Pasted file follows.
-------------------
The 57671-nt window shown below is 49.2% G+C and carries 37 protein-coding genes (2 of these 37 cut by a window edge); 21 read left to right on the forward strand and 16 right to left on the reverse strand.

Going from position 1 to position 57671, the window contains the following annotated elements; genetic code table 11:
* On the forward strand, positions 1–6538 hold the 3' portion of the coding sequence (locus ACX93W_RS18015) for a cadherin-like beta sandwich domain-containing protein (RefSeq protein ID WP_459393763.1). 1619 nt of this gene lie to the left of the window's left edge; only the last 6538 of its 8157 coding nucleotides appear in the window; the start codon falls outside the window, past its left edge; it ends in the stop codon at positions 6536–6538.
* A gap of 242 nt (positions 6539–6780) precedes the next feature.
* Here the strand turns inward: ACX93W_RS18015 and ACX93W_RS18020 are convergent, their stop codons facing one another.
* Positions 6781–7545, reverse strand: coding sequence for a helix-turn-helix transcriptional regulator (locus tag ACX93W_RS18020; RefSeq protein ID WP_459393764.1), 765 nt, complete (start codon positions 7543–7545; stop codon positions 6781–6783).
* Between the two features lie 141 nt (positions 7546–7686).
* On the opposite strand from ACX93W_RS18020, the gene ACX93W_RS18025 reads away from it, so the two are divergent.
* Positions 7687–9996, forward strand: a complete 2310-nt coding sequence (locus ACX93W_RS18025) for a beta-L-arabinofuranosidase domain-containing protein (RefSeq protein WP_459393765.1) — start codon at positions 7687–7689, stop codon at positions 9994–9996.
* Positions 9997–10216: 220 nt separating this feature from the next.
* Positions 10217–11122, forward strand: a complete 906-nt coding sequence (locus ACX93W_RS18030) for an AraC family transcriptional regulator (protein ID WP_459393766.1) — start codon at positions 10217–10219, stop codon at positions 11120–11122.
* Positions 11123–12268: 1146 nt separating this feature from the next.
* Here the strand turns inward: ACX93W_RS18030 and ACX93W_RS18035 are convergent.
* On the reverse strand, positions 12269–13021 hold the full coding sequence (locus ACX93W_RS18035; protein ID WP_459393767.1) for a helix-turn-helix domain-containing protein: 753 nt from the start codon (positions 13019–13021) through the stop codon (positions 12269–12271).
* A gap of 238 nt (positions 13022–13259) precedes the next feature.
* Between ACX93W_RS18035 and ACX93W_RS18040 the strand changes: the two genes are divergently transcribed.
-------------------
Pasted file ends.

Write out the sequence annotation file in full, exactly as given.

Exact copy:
The 57671-nt window shown below is 49.2% G+C and carries 37 protein-coding genes (2 of these 37 cut by a window edge); 21 read left to right on the forward strand and 16 right to left on the reverse strand.

Going from position 1 to position 57671, the window contains the following annotated elements; genetic code table 11:
* On the forward strand, positions 1–6538 hold the 3' portion of the coding sequence (locus ACX93W_RS18015) for a cadherin-like beta sandwich domain-containing protein (RefSeq protein ID WP_459393763.1). 1619 nt of this gene lie to the left of the window's left edge; only the last 6538 of its 8157 coding nucleotides appear in the window; the start codon falls outside the window, past its left edge; it ends in the stop codon at positions 6536–6538.
* A gap of 242 nt (positions 6539–6780) precedes the next feature.
* Here the strand turns inward: ACX93W_RS18015 and ACX93W_RS18020 are convergent, their stop codons facing one another.
* Positions 6781–7545, reverse strand: coding sequence for a helix-turn-helix transcriptional regulator (locus tag ACX93W_RS18020; RefSeq protein ID WP_459393764.1), 765 nt, complete (start codon positions 7543–7545; stop codon positions 6781–6783).
* Between the two features lie 141 nt (positions 7546–7686).
* On the opposite strand from ACX93W_RS18020, the gene ACX93W_RS18025 reads away from it, so the two are divergent.
* Positions 7687–9996, forward strand: a complete 2310-nt coding sequence (locus ACX93W_RS18025) for a beta-L-arabinofuranosidase domain-containing protein (RefSeq protein WP_459393765.1) — start codon at positions 7687–7689, stop codon at positions 9994–9996.
* Positions 9997–10216: 220 nt separating this feature from the next.
* Positions 10217–11122, forward strand: a complete 906-nt coding sequence (locus ACX93W_RS18030) for an AraC family transcriptional regulator (protein ID WP_459393766.1) — start codon at positions 10217–10219, stop codon at positions 11120–11122.
* Positions 11123–12268: 1146 nt separating this feature from the next.
* Here the strand turns inward: ACX93W_RS18030 and ACX93W_RS18035 are convergent.
* On the reverse strand, positions 12269–13021 hold the full coding sequence (locus ACX93W_RS18035; protein ID WP_459393767.1) for a helix-turn-helix domain-containing protein: 753 nt from the start codon (positions 13019–13021) through the stop codon (positions 12269–12271).
* A gap of 238 nt (positions 13022–13259) precedes the next feature.
* Between ACX93W_RS18035 and ACX93W_RS18040 the strand changes: the two genes are divergently transcribed.